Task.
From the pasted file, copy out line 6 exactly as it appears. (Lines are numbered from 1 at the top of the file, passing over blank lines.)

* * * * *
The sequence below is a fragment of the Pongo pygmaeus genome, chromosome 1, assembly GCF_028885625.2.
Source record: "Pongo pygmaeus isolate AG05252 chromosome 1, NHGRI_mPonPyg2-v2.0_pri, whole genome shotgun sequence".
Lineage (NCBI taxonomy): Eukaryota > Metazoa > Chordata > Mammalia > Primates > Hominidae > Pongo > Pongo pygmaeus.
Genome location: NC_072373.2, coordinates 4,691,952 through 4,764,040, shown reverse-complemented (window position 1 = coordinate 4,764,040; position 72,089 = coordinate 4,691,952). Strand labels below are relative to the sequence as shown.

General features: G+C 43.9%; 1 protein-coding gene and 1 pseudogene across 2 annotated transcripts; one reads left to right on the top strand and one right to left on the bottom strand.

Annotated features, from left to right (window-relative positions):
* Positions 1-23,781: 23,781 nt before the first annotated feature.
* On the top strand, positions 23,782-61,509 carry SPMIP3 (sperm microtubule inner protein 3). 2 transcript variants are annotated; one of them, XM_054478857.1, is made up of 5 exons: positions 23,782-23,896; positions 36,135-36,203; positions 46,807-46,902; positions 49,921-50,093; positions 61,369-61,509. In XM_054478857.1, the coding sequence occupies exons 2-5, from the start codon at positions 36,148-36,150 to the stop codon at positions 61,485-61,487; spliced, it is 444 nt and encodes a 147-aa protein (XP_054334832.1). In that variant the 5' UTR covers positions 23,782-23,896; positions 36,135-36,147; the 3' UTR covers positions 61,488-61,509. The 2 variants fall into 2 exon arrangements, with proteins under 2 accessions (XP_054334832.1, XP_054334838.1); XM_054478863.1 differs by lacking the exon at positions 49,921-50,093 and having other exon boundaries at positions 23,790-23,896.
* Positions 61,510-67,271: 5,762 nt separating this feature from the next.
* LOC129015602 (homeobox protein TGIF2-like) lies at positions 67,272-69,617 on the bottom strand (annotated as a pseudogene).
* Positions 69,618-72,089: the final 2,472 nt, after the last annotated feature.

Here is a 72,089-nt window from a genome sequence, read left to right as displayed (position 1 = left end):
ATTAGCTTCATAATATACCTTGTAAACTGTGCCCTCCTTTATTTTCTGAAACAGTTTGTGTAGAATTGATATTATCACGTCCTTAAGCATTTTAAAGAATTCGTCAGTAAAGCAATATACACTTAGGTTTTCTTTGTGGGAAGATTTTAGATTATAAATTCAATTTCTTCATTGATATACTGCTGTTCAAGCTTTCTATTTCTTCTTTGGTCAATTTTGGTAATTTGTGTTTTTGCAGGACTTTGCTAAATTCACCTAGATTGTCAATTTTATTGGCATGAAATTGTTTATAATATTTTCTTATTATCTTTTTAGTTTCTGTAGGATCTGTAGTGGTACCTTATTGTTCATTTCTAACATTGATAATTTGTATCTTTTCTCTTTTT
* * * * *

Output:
Annotated features, from left to right (window-relative positions):